THE NEWS: The Biden administration approved a scaled-back version of ConocoPhillips’ massive Willow oil and gas drilling project in the National Petroleum Reserve-Alaska, drawing condemnation — and a likely lawsuit — from environmentalists, climate hawks, and residents and leaders of Nuiqsut, the Inupiaq community nearest to the proposed drilling site. Meanwhile the fossil fuel pushers’ celebration was sullied by Biden’s announcement he would limit or ban drilling on some 16 million acres in the Arctic Ocean and elsewhere on the petroleum reserve.
THE CONTEXT: Though not unexpected, the news of the approval sent shock waves throughout the environmental community. After all, Biden promised during his campaign to halt all drilling on federal lands. He’s had a tough time living up to the pledge during the last two years, sometimes due to factors out of his control. But green-lighting a 200-well development — along with oodles of associated infrastructure and roads — on federal land blatantly breaks the promise, even though the approved version is 40% smaller than what ConocoPhillips aimed for and the company will relinquish 68,000 acres of leases in the project area as a condition of approval.
Biden did not make the decision to break his promise and risk alienating his progressive base lightly. Nor, in my opinion, did he do it simply to better his chances of re-election. I think he did it because he was under intense pressure from Alaska state lawmakers, Native Alaska leaders and the state’s entire congressional delegation to sign off on the drilling. That included Republican Sen. Lisa Murkowski, one of the few remaining pragmatic leaders in the GOP and someone Biden doesn’t want to alienate. And, more importantly, Democratic Rep. Mary Peltola, the first Alaska Native woman elected to Congress, who fervently supported the Willow project even as she acknowledged its environmental impacts.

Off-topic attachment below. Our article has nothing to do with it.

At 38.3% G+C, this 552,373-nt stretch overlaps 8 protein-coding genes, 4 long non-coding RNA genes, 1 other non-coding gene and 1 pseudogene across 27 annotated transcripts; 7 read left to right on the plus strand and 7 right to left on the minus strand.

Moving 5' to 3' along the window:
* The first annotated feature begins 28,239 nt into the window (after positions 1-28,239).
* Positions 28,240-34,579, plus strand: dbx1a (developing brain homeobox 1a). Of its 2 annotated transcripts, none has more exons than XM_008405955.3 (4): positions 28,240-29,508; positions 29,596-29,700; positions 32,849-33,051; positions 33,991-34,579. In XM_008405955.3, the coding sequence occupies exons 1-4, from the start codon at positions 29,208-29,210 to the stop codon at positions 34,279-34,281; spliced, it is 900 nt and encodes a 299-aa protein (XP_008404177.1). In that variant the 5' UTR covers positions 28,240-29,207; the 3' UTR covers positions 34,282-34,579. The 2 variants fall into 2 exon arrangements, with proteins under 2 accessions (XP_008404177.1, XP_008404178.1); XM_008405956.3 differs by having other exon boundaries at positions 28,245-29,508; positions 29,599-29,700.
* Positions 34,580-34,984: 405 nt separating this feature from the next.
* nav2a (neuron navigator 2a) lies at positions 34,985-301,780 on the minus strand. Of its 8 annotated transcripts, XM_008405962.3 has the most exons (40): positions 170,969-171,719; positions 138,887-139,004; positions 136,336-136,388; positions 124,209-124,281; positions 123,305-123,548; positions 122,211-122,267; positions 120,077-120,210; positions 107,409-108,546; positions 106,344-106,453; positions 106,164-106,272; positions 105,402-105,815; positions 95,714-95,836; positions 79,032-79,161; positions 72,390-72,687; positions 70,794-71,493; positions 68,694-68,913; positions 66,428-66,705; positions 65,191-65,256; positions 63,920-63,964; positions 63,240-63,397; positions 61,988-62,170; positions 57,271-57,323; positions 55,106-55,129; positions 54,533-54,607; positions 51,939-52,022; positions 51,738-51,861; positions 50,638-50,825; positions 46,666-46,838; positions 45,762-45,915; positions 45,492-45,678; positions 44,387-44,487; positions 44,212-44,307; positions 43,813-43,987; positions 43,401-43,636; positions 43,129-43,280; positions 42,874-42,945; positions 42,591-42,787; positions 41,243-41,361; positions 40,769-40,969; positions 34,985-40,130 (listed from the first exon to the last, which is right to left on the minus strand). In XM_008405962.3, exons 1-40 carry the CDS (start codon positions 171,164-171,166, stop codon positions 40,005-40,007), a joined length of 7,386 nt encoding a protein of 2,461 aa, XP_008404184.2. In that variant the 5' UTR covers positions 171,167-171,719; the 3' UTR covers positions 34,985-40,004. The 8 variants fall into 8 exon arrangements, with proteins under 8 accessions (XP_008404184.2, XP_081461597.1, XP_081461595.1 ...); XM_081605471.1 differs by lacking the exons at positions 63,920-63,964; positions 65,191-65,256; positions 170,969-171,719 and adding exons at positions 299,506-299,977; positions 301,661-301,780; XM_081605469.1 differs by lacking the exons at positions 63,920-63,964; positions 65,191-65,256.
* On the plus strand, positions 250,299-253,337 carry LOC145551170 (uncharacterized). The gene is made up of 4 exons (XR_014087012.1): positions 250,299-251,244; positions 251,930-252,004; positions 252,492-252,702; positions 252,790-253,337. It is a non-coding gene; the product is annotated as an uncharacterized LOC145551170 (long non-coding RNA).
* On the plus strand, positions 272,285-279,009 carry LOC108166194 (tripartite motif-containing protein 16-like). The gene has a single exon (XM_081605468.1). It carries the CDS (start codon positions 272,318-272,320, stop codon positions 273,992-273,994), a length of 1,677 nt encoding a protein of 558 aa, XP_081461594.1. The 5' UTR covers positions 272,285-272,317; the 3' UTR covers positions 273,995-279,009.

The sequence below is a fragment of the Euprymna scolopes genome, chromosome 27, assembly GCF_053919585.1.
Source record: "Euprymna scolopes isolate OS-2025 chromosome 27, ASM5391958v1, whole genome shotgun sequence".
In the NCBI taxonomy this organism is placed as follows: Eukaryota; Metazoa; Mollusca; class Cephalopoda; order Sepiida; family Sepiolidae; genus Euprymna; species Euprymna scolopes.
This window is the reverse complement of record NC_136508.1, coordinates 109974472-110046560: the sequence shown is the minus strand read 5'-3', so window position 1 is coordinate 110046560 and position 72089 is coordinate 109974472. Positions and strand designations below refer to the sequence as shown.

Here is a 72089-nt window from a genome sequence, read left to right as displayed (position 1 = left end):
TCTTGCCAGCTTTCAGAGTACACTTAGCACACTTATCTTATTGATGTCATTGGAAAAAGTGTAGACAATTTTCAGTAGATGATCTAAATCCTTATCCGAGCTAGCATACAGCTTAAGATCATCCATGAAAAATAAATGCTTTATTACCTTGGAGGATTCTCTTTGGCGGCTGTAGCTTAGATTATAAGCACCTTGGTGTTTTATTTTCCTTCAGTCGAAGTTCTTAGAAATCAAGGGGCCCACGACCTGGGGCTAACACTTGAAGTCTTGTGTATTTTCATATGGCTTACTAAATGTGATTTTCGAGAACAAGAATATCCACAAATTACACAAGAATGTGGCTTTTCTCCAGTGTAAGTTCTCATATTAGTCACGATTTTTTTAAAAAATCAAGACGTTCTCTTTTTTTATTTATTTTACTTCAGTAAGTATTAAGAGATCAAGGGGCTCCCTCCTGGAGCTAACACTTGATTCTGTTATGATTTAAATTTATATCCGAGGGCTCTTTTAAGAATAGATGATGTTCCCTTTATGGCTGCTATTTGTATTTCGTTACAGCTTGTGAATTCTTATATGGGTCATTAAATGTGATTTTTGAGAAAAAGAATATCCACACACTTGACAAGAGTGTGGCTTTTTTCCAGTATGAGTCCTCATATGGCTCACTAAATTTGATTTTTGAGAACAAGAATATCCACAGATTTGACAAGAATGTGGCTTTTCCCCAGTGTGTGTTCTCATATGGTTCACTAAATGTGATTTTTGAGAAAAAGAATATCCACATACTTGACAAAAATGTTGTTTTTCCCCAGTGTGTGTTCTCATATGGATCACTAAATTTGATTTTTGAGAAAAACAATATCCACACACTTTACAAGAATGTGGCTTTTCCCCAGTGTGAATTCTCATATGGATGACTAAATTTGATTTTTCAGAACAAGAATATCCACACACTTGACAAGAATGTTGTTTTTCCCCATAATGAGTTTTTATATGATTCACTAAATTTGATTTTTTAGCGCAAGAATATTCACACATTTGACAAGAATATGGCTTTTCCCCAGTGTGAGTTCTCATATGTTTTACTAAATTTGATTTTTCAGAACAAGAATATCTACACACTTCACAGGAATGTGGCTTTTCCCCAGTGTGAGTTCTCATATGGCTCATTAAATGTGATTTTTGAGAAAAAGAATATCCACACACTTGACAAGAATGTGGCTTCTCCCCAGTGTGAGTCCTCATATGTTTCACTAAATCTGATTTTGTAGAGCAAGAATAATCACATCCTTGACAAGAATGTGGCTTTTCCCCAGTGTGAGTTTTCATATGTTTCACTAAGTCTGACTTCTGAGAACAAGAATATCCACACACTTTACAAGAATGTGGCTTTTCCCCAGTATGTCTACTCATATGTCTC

Peltola argued that allowing the project to go forward was the best way to ease the energy transition’s impacts on Alaska’s most vulnerable communities. Not only would it generate huge amounts of tax revenue for the fossil fuel-dependent state, she said, but it would also form a “bridge to fill the gap” as the state and nation move away from fossil fuels.
While Peltola’s argument was convincing, obviously, it also reveals the pitfalls of becoming too reliant on fossil fuel extraction and the jobs and revenues it can provide. This dependency forces the communities most affected by extractive industries and climate change to supplicate themselves to the very industries that harm them most in order to survive.
And now for a mini-data dump:
- 576 million: Barrels of oil expected to be extracted by the Willow project over its 30-year lifetime.
- 239.4 million: Metric tons of associated indirect carbon dioxide-equivalent emissions expected to result from burning all that oil.
- 110,000: Barrels of oil the project is expected to extract daily once operational (in 8 to 10 years from now).
- 12 million: Barrels of oil U.S. fields currently produce daily.
- 1.8 million: Barrels per day of oil produced in New Mexico, alone.
- 1,700; 400; 450: Number of workers expected to be employed by the project during the eight-year construction phase; the drilling phase; and operational phase, respectively.
- $10 billion: Revenue federal royalties and state and local taxes on the project is expected to generated for Alaska over its lifetime.